Why? Music is big in Nigeria nowadays, and is a big hit with young people.
On the other hand, the "typical" first Signals course is too abstract, too mathy, for all but a few engineering students to embrace (I was one of those few back in undergrad, the famous Oppenheim textbook was fat but very exciting to me), so in teaching Signals, I usually want two new ingredients -
- some math review (don't ask, we usually have to review functions like f(x) = sin x)
- and some motivation (why are we computing these Fourier integrals? what are some applications?).
|This was THE Signals text, if you remember :)|
the motivation bit included me sketching graphs of the modulation and demodulation used in radio communication - standard signals stuff, but few 20-year olds in 2014 are thinking that way, really. Hard to appreciate radio frequency technology as technology unless you're like 50 years old, which is like ancient :)
It IS a different world! I commented recently on the insight of some of my students which runs counter to the McKinsey/World Bank-type view of internet and mobile penetration.
While the business technology / technology business communities like to talk about the last mile in telecommunications and how mobile telephony brings the internet to all parts of Africa, i.e. but for the cellphone, most people would not have access to the internet in Africa at all...the all-important internet penetration riding on the back of high mobile penetration...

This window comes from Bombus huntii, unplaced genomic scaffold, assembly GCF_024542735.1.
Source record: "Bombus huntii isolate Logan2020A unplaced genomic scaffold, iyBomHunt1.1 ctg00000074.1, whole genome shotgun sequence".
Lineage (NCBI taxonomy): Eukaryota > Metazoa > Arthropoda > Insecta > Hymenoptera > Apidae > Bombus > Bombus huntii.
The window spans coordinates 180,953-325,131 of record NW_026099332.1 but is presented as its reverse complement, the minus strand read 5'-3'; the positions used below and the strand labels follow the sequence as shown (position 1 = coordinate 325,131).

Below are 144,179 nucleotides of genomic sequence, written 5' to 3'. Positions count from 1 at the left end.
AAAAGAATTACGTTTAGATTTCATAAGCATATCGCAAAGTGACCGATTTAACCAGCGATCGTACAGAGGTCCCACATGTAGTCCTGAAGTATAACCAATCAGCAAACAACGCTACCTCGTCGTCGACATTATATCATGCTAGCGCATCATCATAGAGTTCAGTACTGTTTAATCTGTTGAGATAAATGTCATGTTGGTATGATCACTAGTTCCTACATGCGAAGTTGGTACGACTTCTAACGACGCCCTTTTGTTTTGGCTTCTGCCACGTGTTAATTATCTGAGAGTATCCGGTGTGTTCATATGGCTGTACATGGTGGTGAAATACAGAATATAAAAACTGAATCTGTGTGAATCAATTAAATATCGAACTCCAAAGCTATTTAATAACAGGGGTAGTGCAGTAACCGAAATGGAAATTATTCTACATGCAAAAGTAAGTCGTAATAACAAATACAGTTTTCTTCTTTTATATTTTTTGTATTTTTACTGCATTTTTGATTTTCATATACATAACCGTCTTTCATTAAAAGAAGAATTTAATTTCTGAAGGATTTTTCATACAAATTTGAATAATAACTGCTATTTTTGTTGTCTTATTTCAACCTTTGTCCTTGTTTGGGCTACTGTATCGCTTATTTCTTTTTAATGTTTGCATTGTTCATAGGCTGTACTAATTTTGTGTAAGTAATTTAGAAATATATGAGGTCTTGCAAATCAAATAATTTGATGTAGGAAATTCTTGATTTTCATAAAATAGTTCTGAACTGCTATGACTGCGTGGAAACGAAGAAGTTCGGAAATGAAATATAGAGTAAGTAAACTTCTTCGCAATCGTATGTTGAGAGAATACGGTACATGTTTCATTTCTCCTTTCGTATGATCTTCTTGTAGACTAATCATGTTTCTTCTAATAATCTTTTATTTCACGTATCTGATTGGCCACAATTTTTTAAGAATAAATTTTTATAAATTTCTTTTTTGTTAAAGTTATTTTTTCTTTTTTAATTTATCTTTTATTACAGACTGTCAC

My students in their test answers showed me a different worldview. They take the phone as a given, as the base. Then they write that but for the internet and mobile apps, the phone would be pretty dumb. The all-important mobile device depending on the internet and apps for utility and competitiveness. One can't but smile.
Anyway, digital music programming was a hit the last time I included it in a course at the same college, as a fun way to learn programming concepts. It was a terrible lot of work, yet they were all smiles.
I can already see that it - a slightly different sound technology course - will be a hit this semester. What's more, these waves and amplitudes and spectra will REALLY, DEEPLY make sense to, not a few students but practically all of the students who engage in the course.
|Modified screenshot of lesson outline for WEEK ONE of MusicTech on Coursera, offered by Jason A Freeman of GeorgiaTech|
Other advantages of this course within a course idea -
- it helps me atomize the large class (we'll still meet weekly, in two groups of fifty each, but you add their time spent individually and in smaller groups on other high-quality learning activities, and they're doing 5-10 hours of fun with signals. I can go home happy),
- it gets them to see the world (how do people communicate? oral and written English, effective slides, multimedia use, and so on. what are my colleagues like across the world? how do people conceive of learning? plagiarism and ethical standards, other large-group etiquette, the evolution of learning, scalable models...)
- in theory it's less work for me. yeah, right. more importantly, it brings in more expert experts than me and better-prepared presentations in some cases. they're being evaluated at least once weekly, with quizzes and projects, and I don't have to worry about that workload.
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My other class this semester is very course-within-a-course as well.
I know I owe you a few long-missing blogposts. Soon. Minesweeper. Prime numbers. X-and-O. Maybe someday Sudoku.